How to Safely Remove Your Teeth

Both adults and children need teeth removal at one point. For children, it is a normal and natural process. Sometimes for adults, it is due to problematic teeth or health conditions. Tooth extraction is a delicate process that requires the attention of a trained dentist. For children, you are advised to let the teeth to completely become loose and fall out by itself or have the dentist remove it. Here are some tips when it comes time to remove your teeth: 1. Removing Teeth in Children This is a natural process that happens to every child. According to dentists, you should not try to hurry the process. The teeth will become loose and fall out by themselves or with a little assistance. Trying to pull the teeth too early will cause too much pain for the child. It may also … Read more

Top Do’s and Dont’s To Follow After Tooth Extraction

Tooth extractions are fairly common, but it’s important to get your teeth extracted the right way and follow certain dos and don’ts after the extraction. The after-care process is very important if you want to prevent infection and bone loss. Below are the top do’s and dont’s from Dr. Chaben who is an experienced Livonia dentist from Platinum Dental Care that you should consider following after tooth extraction. Things to Do After Tooth Extraction Immediately after you return home, apply an ice pack to your jaw on the extraction side to reduce swelling. Change the gauze the dentist has packed into your extraction site at least every half hour to prevent infection. Bite down on the gauze for as long as you can, to help the wound clot and start healing. If you continue bleeding for a few hours after … Read more

Bleeding After Dental Extractions in Patients on Warfarin

An interesting article titled “Postoperative Bleeding Following Dental Extractions in Patients Anticoagulated With Warfarin” written by Anthony Febbo and et al. appears in the 2016 Journal or Oral and Maxilofacial Surgery (vol. 74, pp. 1518-1523). The article sought to explore the risk of bleeding in patients on warfarin after dental extraction. Warfarin is the most common anticoagulant used in Australia which can be used to prevent life-threatening thromboembolic events, such as stroke and deep vein thrombosis from occuring in patients at risk. Varying viewing points exisist as how to best handle these patients when a tooth or teeth need to be extracted. Some options include stopping the anticoagulant before extraction or continuing to use it while local hemostatic techniques are used. However ceasing the anticoagulant could be deadly so it is not generally used. The therapeutic effect of warfarin is … Read more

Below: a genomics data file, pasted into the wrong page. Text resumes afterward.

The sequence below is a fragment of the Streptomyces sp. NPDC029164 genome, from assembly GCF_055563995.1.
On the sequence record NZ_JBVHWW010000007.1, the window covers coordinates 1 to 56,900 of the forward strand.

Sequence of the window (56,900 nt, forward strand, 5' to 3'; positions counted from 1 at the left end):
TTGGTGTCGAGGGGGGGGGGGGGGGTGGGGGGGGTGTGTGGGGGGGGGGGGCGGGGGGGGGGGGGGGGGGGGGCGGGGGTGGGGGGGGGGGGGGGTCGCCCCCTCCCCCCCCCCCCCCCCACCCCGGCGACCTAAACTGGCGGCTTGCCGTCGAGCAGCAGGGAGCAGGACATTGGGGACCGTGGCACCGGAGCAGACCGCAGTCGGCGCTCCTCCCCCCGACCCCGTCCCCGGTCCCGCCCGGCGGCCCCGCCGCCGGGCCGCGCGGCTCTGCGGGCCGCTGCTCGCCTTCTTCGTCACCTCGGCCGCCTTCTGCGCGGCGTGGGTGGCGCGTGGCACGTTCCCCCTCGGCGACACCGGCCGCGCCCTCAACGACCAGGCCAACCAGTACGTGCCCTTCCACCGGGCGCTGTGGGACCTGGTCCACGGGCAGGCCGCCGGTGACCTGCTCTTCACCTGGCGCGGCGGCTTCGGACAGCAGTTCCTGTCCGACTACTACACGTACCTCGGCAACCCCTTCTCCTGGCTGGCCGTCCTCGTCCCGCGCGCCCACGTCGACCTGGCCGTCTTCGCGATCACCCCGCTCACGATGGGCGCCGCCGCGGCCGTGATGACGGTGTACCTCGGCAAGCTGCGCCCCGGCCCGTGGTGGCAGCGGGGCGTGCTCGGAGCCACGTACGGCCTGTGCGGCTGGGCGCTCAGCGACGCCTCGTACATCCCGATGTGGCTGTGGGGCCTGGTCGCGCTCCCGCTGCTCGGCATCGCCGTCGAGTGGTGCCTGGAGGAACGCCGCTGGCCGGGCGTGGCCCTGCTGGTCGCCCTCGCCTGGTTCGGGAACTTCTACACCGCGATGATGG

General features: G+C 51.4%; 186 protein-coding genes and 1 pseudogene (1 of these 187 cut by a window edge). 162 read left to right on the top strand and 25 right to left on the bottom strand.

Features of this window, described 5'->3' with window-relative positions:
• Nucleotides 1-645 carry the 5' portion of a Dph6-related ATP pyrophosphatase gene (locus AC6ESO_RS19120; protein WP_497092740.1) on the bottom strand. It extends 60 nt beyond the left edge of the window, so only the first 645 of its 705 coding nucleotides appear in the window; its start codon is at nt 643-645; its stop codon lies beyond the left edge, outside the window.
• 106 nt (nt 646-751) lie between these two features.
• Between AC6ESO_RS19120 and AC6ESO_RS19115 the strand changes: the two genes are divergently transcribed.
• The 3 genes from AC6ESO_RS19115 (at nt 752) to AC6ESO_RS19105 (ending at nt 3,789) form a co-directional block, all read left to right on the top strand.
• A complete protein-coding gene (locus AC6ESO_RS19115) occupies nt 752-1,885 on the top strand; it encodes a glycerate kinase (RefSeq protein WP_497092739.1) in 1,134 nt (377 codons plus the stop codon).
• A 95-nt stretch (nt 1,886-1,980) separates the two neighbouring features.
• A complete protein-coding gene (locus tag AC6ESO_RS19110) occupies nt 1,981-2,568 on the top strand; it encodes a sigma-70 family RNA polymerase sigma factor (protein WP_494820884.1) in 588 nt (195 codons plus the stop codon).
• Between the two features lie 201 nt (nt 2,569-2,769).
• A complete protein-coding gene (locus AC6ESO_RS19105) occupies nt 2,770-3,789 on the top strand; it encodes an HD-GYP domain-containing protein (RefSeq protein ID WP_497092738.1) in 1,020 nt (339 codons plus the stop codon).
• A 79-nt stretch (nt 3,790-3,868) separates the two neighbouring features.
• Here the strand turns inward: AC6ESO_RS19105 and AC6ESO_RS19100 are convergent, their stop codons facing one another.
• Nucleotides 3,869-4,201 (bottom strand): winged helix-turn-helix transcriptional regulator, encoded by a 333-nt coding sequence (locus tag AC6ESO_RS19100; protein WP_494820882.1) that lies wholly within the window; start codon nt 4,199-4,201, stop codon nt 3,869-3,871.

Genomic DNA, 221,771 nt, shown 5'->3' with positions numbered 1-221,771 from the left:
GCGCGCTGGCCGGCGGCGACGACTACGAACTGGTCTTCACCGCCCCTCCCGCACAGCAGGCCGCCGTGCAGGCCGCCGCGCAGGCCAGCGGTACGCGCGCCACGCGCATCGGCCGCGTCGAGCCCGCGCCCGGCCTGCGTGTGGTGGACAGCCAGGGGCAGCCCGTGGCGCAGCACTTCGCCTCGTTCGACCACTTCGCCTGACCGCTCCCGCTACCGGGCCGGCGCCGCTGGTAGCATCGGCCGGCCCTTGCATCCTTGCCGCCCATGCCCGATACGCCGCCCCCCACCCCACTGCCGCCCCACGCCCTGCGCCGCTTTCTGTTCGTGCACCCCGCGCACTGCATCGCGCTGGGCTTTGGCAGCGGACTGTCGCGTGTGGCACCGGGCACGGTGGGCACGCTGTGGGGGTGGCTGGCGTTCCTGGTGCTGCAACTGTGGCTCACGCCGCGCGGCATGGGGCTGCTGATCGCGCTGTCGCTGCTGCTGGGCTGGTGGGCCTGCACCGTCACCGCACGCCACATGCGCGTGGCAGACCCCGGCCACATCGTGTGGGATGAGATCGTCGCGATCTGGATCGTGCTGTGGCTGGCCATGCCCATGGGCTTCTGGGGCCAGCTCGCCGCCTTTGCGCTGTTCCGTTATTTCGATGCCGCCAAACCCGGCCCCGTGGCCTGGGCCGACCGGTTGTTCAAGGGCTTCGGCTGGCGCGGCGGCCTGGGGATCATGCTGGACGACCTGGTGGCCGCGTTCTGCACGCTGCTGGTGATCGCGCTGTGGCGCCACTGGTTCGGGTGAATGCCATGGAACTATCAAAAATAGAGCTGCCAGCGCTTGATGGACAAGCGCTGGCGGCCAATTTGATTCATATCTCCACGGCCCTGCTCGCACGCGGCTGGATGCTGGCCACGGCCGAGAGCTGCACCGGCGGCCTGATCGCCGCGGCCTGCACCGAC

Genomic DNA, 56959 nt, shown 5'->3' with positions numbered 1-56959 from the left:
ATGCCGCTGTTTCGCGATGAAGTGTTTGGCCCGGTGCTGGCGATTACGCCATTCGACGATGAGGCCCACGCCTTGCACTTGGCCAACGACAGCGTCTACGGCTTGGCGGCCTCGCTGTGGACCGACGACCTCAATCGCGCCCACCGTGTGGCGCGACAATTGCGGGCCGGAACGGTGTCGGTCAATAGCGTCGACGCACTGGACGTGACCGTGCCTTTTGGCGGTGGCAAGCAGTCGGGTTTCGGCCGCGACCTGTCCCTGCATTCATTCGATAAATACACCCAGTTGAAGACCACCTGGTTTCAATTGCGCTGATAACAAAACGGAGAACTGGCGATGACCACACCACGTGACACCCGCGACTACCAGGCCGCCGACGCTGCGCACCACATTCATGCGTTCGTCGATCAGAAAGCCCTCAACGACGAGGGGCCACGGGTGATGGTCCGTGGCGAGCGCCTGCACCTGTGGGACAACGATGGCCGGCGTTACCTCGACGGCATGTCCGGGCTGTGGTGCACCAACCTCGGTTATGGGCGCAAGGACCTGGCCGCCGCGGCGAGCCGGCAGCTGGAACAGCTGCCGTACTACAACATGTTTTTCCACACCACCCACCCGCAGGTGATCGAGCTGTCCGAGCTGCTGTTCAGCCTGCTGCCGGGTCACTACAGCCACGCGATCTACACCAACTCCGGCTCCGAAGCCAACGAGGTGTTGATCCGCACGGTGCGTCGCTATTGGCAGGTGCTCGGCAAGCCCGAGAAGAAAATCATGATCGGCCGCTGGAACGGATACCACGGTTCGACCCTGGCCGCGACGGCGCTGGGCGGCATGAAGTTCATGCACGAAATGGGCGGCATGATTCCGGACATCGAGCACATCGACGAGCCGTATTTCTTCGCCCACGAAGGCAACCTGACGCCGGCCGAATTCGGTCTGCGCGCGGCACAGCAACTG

Dental Extraction Complications in Patients on Double Antiplatelet Therapy

An interesting article titled “Hemorrhagic Complications of Dental Extractions in 181 Patients Undergoing Double Antiplatelet Therapy” written by Olga Olmos-Carrasco and et al. appears in the 2015 Journal of Oral and Maxilofacial Surgery (vol. 73, pp. 203-210). The study sought to explore if dental extractions can be done safely on patients with double antiplatelet therapy. Double antiplatelet therapy is the combination of 100 mg per day of acetylsalicylic acid and a second antiplatelet agent. This type of therapy is done to prevent blood cells from forming a clot in certain types of patients who have a history of coronary artery disease, or have had a heart attack or stroke. A total of 181 patients with a mean age of roughly 67 were included in the study.  Most of the patients (76.8%) were male. A total of 217 teeth were extracted … Read more

How Effective is Antimicrobial Prophylaxis in Oral Procedures

An interesting article titled “Effectiveness of Antimicrobial Prophylaxis in Preventing the Spread of Infection as a Result of Oral Procedures: A Systematic Review and Meta-Analysis” appears in the 2016 Journal of Oral and Maxilofacial Surgery written by J. A. Moreno-Drada and H. A. Garcia-Perdomo (vol. 74, pp. 1313-1321). The article seeks to explore the effectiveness of prophylactic antibiotics (such as amoxicillin) for preventing localized infections of the oral cavity, neck, and thoracic cavity in patients undergoing oral procedures. Bacteremia is well known to occur after dental procedures. Severe complications as a result of infections from bacteremia have been reported. Based on expert opinions, it has been recommended that prophylaxis be given to patients at high risk before manipulation of the gingiva or periapical region of the teeth and before perforation of the oral mucosa during dental procedures. However the use of prophylactic antibiotics is controversial. In some cases this could lead to antiobiotic resistance. In the face of bacterial … Read more